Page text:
An Italian Power Play

Imagine: It's October 2019, and European bureaucrats are facing down a brash leader who has promised to bring Brussels to heel. No, not Boris Johnson, who appears increasingly determined to take the UK out of the EU on October 31. I'm talking about Matteo Salvini.

Italy's right-wing interior minister plunged the country's government into turmoil on Friday by demanding a no-confidence vote in Europe's third-biggest economy. It's the beginning of the end for the uneasy, 14-month-old governing coalition between his right-wing Lega party and the anti-establishment 5-Star Movement. Salvini visited a string of Italian beaches in his swim trunks over the weekend to take his case to Italian voters. Parliamentarians have been summoned back from summer holidays; the Italian senate is due to meet today to decide on a date for a no-confidence vote, which could take place as soon as tomorrow.

An anti-immigration crusader who has risked sanctions by pushing ahead with big tax cuts that would break the EU's budget rules, Salvini is gambling that an early vote will allow Lega to consolidate its growing popularity in Italy and install him as prime minister. His chances look decent: One recent poll put Lega's support in Italy at 36 percent, double that of 5-Star, and also comfortably ahead of the more mainstream center-left Democratic Party (PD). Rules that give any party or group of parties that win 40 percent of the votes in a national election in Italy a "bonus" allotment of seats could allow Salvini to form a government without former prime minister Silvio Berlusconi and his Forza Italia party, instead relying on the smaller Brothers of Italy party, which Salvini much prefers. Investors reacted nervously on Monday to the prospect of a budgetary showdown between an emboldened Salvini and the EU.

The gambit could backfire. Parties seen as breaking up a government tend to suffer in subsequent polls in Italy. Matteo Renzi, the former PD prime minister, has suggested banding together with rival factions to block a Lega takeover. Lega is also facing an unfolding scandal about top party aides' attempts to solicit funding from Russia ahead of European elections this past May that could complicate citizens' choices in a new poll.

But if Salvini and Lega win, it could embolden a politician whose rants against immigrants and Brussels have resonated with Italian voters fed up with traditional political parties. For the EU this autumn, the biggest source of political turmoil may not be a charismatic politician who wants to take his country out of the bloc, but one who wants to stay in and wreak political havoc.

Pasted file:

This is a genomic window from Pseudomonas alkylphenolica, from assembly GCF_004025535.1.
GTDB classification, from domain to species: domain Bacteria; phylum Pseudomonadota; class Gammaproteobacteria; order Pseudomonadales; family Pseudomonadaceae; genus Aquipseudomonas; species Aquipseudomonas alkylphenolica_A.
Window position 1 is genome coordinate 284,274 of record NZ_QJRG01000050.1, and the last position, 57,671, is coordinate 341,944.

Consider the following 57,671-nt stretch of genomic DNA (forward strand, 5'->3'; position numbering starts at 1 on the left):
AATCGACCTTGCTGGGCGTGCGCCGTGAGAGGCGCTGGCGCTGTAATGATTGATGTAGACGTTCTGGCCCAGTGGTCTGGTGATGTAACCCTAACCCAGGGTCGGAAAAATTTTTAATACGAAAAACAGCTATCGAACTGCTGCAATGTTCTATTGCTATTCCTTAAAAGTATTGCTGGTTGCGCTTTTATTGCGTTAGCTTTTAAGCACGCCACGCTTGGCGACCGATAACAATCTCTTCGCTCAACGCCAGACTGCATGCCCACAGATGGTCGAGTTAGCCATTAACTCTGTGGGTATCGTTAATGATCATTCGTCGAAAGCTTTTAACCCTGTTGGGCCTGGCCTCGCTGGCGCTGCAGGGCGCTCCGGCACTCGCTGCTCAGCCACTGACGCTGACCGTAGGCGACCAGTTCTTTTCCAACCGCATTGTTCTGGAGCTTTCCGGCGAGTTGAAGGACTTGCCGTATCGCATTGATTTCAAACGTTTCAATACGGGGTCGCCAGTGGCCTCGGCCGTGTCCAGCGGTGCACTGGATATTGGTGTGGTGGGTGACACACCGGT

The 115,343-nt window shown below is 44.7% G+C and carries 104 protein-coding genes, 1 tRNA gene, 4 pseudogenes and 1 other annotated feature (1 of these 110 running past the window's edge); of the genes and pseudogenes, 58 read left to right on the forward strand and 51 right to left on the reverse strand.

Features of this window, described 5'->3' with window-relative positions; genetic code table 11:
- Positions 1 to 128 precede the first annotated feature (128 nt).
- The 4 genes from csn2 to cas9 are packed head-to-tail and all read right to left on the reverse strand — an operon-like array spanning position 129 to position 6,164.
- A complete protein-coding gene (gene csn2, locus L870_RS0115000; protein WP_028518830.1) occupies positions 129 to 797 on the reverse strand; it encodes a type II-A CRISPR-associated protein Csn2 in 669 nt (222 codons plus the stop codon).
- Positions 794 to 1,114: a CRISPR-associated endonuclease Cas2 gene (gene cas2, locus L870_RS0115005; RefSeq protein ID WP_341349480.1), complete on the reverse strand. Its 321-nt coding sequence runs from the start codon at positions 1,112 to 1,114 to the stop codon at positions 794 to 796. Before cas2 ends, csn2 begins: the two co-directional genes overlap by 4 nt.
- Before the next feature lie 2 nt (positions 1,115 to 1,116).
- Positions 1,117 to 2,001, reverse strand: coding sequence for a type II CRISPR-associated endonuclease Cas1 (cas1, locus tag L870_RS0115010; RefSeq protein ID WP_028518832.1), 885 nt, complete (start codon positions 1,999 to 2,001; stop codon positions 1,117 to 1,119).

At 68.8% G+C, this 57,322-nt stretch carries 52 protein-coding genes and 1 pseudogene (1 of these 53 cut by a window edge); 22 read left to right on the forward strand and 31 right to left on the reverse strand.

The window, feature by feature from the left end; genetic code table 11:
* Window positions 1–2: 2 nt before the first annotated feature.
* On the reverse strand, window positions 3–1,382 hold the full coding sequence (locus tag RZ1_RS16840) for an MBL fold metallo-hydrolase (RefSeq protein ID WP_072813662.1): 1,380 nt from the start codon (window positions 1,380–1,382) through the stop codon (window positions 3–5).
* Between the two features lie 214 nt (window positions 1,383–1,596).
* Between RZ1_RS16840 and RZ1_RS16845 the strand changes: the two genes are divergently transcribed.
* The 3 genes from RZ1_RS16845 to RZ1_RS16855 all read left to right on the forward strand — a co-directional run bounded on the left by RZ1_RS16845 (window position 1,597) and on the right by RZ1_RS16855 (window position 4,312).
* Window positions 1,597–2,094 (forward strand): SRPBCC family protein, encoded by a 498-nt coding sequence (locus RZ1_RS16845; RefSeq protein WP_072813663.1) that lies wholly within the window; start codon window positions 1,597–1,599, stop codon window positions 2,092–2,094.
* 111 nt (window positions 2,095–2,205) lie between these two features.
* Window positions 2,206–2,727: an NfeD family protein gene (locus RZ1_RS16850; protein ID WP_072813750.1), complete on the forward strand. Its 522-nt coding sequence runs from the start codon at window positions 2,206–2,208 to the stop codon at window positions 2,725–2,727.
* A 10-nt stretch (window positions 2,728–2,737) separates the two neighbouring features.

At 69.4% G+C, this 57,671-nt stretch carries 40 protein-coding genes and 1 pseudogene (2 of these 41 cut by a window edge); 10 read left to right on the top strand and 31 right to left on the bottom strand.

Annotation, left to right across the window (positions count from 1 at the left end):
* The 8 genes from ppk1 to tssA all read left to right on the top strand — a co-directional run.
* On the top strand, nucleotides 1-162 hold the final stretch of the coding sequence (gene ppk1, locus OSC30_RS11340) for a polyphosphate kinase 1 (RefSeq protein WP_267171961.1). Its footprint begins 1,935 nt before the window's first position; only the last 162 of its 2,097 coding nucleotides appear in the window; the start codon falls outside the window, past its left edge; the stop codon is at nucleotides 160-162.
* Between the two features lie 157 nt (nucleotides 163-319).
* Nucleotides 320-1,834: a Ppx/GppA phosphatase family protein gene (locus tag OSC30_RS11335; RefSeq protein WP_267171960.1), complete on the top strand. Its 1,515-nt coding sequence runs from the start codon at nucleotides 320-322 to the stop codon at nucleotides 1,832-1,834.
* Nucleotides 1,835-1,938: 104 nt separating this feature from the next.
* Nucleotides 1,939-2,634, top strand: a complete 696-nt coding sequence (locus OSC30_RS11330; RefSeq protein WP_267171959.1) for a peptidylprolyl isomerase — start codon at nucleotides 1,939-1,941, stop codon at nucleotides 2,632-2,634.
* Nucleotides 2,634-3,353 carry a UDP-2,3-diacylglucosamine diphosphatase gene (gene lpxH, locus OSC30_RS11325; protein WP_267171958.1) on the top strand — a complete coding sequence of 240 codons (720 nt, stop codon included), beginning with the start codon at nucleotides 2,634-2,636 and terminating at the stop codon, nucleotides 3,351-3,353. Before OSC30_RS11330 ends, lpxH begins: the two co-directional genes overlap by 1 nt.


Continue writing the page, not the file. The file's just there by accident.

The Paris Call for Trust and Security in Cyberspace launched in 2018 with the commitment of signatories to stand up to cyber threats like election interference, attacks on critical infrastructure, and supply chain vulnerabilities. Last week, on the first anniversary of the call, the number of signatories has nearly tripled to more than 1,000 and now includes 74 nations; more than 350 international, civil society and public sector organizations; and more than 600 private sector entities. These commitments to the Paris Call from around the world demonstrate a widespread, global, multi-stakeholder consensus about acceptable behavior in cyberspace.

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In recent years, Republicans have come to dominate most of the state legislatures in the US. Ironically, it was during the Obama-era that the GOP made major headway in states that had long been considered safely blue. State legislatures are now redder than they've been in nearly a century, and in most parts of the country, one party holds all the levers of power. For the first time since 1914, there's only one split legislature in the entire country: Minnesota. To be sure, some state races are bucking the trend: Kentucky and Louisiana, both deep-red states, recently elected Democratic governors. Here's a look at how Democratic and Republican control of state legislatures has evolved over the past four decades.

Forty years ago, Islamic extremists angry at the Saudi government's experiments with social liberalization laid siege to the Grand Mosque of Mecca, the holiest site in Islam.

The attack came on the heels of the Iranian revolution across the Gulf, putting the House of Saud and its American backers in a precarious spot. Tehran had challenged Saudi Arabia's Islamic legitimacy from without, while jihadists were now doing the same from within. For a few days it seemed as though the world's most important oil producer – and the custodian of Islam's holiest places – might be in danger of collapse.

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Forty years ago today, dozens of bearded gunmen stormed the holiest site in Islam, the Grand Mosque at Mecca, in Saudi Arabia.

They held the complex for two weeks before a French-trained Saudi force rooted them out, but the fallout from the attack went on to shape the modern Middle East in ways that are still with us today: in the scourge of transnational jihadism and the deepening rivalry between Saudi Arabia and Iran.

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What changes now that the U.S. softened its position on Israeli settlements?

Well, I mean, not a lot. I mean, keep in mind that this is also the administration that moved the embassy to Jerusalem, from Tel Aviv. Everyone said that was going to be a massive problem. Ultimately, not many people cared. Same thing with recognition of Golan Heights for Israel. This is just one more give from the Americans to the Israelis in the context of a region that doesn't care as much as they used to about Israel - Palestine.

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